In 2004, the Ministry of Health (MOH) published the total number of HIV patients 1802, of which 76% are between the ages of 15 to 49 years and sexually active. Among these patients, about 800 were AIDS patients. This is an official data from MOH, however, these numbers does not reflect the actual figures of HIV infected individual in Turkey, due to insufficiency of the registration system, and the lack awareness and phobia of the patients to attend health centers or hospitals [11].

At the end of 2011, the ministry stated that the total number of HIV/AIDS infected people was 5224. It also published in 2013 that at least 6000 individuals were infected with HIV, and the numbers of newly reported cases in 2010, 2011, and first six months of 2013 were 589, 1068, and 587 respectively. According to a report, poor knowledge of sexually transmitted diseases, poor socio-economic conditions, increase in number of unregistered sex workers, increase in number of homosexuals, and intravenous drug use contributed to the spread of HIV infection in Turkey. It was reported that, the main way of transmitting HIV in Turkey is via heterosexual sex (53%), then men having sex with men (MSM at 9%), and intravenous drug users (IDU at 3%) among the recorded cases. According to Positive Living Association Istanbul, personal communication, HIV/AIDS will become a major public health issue in Turkey in the coming years, as such; it must be regarded as a rising disease for Turkey [12].

The main ways in which HIV/AIDS is transmitted between individuals are now well understood, but the factors that contribute to the disparities in its prevalence and trends among populations remain an area of interest to scientific researchers. To understand these disparities, it is essential to understand the system, its components and its dynamics. Mathematical models of HIV/AIDS transmission dynamics are important research tool in this category [13, 14].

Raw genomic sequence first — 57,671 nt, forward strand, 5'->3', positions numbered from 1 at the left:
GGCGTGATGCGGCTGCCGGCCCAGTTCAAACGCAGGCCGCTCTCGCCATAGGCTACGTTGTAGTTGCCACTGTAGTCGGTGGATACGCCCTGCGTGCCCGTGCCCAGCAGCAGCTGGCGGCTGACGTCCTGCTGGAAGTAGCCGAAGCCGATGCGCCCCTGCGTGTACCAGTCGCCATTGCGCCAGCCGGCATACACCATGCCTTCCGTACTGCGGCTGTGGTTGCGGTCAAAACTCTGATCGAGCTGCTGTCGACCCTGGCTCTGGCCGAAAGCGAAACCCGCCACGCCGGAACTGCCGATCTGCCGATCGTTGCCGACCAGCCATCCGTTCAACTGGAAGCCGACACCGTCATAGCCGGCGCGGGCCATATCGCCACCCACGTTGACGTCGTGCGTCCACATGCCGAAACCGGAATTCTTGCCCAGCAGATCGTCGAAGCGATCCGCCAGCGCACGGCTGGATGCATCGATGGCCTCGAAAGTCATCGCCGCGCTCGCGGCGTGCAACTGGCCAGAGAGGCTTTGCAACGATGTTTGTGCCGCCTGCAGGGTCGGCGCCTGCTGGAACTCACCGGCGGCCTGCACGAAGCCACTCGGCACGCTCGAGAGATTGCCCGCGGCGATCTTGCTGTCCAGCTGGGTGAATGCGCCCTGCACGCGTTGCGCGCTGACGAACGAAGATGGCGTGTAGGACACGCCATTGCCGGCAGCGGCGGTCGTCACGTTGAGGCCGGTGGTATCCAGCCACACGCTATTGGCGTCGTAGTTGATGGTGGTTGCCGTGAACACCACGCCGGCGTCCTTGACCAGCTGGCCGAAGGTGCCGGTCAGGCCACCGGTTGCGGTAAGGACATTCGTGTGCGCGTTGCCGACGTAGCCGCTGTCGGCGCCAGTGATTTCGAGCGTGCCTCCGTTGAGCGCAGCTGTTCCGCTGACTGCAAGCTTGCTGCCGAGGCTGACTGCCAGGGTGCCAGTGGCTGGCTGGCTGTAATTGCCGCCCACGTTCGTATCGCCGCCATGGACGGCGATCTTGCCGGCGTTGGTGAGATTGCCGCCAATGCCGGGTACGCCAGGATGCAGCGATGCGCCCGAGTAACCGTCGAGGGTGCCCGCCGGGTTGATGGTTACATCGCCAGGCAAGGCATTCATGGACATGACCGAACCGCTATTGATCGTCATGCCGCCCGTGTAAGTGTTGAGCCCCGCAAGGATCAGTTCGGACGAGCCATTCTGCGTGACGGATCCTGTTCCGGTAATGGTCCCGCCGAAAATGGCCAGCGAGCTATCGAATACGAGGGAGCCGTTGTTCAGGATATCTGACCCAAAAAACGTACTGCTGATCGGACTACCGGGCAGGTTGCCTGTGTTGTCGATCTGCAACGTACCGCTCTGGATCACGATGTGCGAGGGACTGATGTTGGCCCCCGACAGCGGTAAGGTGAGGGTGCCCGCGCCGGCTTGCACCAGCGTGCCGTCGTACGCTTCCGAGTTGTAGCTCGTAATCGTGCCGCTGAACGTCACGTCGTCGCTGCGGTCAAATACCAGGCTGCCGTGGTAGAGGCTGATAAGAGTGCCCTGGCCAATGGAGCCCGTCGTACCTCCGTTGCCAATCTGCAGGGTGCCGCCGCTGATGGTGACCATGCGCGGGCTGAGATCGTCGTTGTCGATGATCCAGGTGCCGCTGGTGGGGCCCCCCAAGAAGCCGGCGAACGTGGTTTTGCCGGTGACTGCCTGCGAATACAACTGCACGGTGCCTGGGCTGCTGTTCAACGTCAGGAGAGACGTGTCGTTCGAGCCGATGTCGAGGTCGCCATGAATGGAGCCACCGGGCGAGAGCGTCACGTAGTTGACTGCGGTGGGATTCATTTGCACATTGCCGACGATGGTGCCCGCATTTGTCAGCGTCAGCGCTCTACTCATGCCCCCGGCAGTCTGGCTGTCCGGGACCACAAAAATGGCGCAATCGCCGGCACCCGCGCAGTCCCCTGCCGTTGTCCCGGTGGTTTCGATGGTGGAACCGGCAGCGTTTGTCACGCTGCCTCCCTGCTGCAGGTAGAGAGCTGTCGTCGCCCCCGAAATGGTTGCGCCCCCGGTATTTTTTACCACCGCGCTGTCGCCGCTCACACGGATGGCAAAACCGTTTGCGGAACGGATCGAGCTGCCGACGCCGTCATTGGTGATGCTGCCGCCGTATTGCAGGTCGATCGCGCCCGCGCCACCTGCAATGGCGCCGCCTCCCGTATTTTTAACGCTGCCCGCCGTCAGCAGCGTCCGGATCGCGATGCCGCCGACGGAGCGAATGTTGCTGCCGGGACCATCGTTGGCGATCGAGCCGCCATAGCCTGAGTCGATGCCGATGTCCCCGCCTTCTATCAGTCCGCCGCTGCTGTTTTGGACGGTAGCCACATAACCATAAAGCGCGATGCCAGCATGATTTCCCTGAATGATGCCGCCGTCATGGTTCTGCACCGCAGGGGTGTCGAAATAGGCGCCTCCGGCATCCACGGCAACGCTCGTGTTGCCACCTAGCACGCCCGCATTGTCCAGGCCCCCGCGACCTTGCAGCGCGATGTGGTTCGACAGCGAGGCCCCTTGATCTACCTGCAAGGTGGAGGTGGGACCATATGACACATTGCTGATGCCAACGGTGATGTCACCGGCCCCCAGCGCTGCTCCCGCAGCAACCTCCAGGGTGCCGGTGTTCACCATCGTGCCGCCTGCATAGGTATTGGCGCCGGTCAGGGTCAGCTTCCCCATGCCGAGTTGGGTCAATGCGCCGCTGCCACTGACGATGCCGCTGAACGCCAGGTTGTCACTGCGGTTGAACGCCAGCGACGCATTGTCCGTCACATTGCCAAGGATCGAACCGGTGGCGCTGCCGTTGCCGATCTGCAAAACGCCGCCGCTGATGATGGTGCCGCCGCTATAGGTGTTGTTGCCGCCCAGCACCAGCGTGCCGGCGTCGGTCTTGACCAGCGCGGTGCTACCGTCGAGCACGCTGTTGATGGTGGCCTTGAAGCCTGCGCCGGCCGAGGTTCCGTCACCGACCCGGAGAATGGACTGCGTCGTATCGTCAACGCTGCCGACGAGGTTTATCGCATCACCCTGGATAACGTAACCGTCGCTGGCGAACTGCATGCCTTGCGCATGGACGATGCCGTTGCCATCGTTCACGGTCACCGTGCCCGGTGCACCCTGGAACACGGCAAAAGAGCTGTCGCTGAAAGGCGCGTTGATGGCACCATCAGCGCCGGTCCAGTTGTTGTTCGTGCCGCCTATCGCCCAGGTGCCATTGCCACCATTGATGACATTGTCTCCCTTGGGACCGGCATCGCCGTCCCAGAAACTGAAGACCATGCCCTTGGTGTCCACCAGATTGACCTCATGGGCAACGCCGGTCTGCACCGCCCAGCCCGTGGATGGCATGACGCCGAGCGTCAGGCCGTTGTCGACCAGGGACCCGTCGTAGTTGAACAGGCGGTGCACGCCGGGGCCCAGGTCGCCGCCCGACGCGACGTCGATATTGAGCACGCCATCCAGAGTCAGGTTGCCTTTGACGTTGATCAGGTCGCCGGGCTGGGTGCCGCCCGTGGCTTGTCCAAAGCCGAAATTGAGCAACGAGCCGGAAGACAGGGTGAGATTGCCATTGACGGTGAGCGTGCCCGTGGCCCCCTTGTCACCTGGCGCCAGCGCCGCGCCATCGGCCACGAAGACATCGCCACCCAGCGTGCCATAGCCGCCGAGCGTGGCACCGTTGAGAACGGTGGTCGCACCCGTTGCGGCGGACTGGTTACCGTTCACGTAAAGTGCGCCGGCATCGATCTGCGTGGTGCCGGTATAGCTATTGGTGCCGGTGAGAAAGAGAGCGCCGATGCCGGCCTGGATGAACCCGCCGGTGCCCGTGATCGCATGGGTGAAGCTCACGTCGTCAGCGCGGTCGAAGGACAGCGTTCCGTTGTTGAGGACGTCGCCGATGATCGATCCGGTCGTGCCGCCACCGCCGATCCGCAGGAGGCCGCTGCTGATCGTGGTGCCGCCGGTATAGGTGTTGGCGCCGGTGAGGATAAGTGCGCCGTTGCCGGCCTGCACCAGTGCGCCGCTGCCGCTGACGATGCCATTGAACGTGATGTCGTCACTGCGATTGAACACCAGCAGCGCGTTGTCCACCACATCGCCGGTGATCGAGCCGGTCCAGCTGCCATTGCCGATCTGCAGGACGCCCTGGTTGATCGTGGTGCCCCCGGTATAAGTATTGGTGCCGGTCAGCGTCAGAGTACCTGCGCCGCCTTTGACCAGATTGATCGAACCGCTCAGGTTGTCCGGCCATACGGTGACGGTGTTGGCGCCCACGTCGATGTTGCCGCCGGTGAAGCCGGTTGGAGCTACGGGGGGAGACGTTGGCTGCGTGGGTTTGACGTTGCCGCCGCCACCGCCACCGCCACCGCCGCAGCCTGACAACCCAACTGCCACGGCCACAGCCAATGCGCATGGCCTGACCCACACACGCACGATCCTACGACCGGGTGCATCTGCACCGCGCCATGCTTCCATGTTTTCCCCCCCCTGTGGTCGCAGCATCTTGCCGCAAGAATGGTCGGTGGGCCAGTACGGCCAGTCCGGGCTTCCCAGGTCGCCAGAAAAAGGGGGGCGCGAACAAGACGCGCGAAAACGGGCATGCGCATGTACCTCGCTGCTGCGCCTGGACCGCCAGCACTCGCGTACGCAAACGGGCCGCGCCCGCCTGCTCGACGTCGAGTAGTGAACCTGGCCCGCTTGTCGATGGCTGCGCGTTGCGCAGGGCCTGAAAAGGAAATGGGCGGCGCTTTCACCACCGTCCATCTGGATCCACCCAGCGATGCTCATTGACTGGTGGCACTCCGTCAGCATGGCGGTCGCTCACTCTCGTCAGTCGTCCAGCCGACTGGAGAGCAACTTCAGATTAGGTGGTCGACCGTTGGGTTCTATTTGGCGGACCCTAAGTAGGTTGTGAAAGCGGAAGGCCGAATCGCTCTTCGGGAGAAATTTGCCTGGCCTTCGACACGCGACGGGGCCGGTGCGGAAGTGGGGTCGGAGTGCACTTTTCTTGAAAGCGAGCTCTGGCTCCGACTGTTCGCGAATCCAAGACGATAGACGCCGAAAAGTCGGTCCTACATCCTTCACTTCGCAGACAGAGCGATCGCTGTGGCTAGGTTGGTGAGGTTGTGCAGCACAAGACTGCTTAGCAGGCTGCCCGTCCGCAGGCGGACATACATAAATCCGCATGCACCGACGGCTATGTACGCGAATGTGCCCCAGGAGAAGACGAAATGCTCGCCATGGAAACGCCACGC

Primary purpose of any mathematical model of HIV transmission lies in using individual level inputs to project population level outcomes. Some of the important outcomes that can be examined with a model are; the incidence of infection, the prevalence of infection, or the doubling time of the epidemic. More important than these however, is simply the likelihood of an epidemic to occur that is whether there is sufficient transmission potential for a chain of infection to be sustained. This outcome is termed by a simple summary statistic: the reproduction number of the infectious process, R0. In a susceptible population, R0 represents the expected number of secondary infections generated by the first infected individual. If R0 is equal or greater than 1 an epidemic is expected. If R0 is less than 1, the infection is expected to die out [15].

The magnitude of \( R_{0} \) is used to measure the risk of an epidemic or pandemic in any emerging infectious disease. It was used for understanding the outbreak and danger of SARS. \( R_{0} \) was also used to characterize bovine spongiform encephalitis (BSE), foot and mouth disease (FMD), strains of influenza, and West Nile Virus [16, 17, 18, 19]. The incidence and spread of dengue, Ebola, and scrapie have also been assessed by \( R_{0} \) [20, 21, 22]. Tropical issues such as the risks of indoor airborne infection, bioterrorism, and computer viruses also depend on this important parameter [23, 24, 25, 26].

In this paper, we shall first introduce the model involving systems of ODE, and then discuss the biological meaning of the parameters involved. We shall study the global stabilities of both disease free and endemic equilibria by the use of Lyapunov function. By the use of real data obtained from Turkey in 2016, we will conduct numerical simulations to support the analytic result.

The organization of the paper is as follows: In Sect. 2, the model is presented and the basic reproduction number is obtained. In Sect. 3, stability of the equilibria are investigated. In Sect. 4, results are obtained by numerical simulations of the real data obtained from Turkey in 2016. Finally Sect. 5 is the discussion and conclusion of the research.

2 Construction of the Model

The system of ordinary differential equations derived is for the whole Turkish population.

2.1 Susceptibles, S(t)

Consider the birth Λ(t) to the susceptible population per unit time. Susceptibles individuals are removed through infection or through natural death. Let µ be the natural death rate for the whole population. The removal rate of susceptible individuals through infection is the number of new HIV infections per unit time. We use this rate in calculating HIV incidence which by definition is the number of new infected persons in a specified period of time divided by the number of uninfected persons that were exposed for this same time.

2.2 HIV Positives, H(t)